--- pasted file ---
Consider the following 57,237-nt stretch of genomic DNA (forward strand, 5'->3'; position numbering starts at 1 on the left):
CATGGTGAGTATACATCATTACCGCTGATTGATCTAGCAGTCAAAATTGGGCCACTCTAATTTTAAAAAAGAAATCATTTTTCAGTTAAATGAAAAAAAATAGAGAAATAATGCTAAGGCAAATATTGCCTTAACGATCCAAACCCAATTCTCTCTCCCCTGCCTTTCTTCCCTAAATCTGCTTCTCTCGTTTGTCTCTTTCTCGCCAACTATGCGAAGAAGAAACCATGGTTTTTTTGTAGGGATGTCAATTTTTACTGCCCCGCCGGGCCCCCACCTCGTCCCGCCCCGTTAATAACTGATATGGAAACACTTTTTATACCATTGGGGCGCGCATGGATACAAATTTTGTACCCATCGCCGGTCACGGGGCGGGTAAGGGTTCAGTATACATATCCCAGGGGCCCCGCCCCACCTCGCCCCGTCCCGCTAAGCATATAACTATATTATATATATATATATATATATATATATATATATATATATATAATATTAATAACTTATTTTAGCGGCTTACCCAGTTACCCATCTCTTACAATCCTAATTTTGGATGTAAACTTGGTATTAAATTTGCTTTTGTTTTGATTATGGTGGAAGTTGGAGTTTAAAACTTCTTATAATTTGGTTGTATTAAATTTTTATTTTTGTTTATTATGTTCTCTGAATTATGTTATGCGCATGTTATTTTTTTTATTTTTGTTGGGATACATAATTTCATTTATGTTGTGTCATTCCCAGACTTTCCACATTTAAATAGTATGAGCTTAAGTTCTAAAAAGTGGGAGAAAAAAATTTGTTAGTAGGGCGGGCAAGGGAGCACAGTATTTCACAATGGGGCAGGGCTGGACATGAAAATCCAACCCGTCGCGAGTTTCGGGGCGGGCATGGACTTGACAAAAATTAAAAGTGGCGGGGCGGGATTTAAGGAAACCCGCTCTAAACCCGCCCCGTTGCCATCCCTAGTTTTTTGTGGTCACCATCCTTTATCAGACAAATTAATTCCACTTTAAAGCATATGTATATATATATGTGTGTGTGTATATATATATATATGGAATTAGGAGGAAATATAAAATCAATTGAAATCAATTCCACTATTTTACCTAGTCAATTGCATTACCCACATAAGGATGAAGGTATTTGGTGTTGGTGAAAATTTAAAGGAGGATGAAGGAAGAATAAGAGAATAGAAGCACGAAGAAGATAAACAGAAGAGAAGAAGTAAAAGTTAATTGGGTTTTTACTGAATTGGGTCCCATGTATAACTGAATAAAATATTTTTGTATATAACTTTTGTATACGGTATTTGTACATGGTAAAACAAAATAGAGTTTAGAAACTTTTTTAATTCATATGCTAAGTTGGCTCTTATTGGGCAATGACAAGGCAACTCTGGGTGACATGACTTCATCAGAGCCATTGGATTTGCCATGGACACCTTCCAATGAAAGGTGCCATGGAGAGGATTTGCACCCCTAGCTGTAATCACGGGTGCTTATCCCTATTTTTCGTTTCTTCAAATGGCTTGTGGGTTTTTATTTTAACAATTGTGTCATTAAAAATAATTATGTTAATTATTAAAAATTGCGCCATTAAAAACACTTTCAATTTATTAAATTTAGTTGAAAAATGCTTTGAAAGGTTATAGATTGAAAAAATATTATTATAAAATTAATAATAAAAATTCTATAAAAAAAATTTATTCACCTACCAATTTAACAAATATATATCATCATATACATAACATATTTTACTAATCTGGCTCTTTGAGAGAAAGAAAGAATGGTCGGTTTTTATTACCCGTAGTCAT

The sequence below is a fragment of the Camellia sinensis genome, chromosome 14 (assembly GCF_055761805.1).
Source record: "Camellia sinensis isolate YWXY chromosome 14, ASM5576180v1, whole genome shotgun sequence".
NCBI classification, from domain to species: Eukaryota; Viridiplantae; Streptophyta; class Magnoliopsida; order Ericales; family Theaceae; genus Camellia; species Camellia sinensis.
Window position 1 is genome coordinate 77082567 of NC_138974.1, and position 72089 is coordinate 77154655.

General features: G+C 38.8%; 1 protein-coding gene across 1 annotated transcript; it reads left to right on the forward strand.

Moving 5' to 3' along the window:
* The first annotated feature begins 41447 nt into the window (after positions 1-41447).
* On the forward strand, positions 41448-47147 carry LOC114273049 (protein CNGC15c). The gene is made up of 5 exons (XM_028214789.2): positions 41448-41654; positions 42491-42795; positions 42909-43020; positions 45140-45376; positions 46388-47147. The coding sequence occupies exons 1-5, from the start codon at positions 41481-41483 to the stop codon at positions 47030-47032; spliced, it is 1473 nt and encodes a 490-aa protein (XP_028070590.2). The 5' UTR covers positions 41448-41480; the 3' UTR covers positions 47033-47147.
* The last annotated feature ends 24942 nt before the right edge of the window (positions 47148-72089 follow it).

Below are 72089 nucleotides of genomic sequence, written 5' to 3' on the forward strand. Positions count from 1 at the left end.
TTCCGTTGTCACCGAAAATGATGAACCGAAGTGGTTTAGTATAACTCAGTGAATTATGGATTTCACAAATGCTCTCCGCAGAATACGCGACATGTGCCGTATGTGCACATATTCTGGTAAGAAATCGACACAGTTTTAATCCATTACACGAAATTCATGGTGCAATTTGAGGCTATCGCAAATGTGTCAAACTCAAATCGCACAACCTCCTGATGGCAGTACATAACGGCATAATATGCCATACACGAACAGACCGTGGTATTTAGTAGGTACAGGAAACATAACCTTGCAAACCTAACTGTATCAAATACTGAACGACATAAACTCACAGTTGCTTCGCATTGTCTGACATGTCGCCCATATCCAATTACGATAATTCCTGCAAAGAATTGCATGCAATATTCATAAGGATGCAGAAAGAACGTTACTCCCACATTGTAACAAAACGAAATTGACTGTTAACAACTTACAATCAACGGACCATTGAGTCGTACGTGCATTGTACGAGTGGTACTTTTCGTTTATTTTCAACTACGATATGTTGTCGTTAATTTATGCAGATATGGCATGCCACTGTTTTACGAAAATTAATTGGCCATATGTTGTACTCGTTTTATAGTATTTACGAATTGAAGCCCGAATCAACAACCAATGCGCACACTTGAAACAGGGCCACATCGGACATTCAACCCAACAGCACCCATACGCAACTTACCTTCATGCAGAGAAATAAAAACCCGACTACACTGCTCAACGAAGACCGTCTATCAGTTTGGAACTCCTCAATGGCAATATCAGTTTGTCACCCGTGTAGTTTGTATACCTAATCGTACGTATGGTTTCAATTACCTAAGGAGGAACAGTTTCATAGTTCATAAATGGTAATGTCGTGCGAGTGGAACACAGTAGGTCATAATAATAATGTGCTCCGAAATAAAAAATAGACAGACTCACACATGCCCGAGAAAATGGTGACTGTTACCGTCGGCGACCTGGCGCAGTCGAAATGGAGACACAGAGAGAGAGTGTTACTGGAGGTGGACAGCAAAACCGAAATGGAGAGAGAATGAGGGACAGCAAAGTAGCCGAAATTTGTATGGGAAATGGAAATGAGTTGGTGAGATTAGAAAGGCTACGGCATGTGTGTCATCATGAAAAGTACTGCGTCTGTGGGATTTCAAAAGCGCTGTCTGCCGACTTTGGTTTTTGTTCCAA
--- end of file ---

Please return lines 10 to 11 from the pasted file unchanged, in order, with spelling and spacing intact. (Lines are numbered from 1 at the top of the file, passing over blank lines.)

* On the forward strand, positions 41448-47147 carry LOC114273049 (protein CNGC15c). The gene is made up of 5 exons (XM_028214789.2): positions 41448-41654; positions 42491-42795; positions 42909-43020; positions 45140-45376; positions 46388-47147. The coding sequence occupies exons 1-5, from the start codon at positions 41481-41483 to the stop codon at positions 47030-47032; spliced, it is 1473 nt and encodes a 490-aa protein (XP_028070590.2). The 5' UTR covers positions 41448-41480; the 3' UTR covers positions 47033-47147.
* The last annotated feature ends 24942 nt before the right edge of the window (positions 47148-72089 follow it).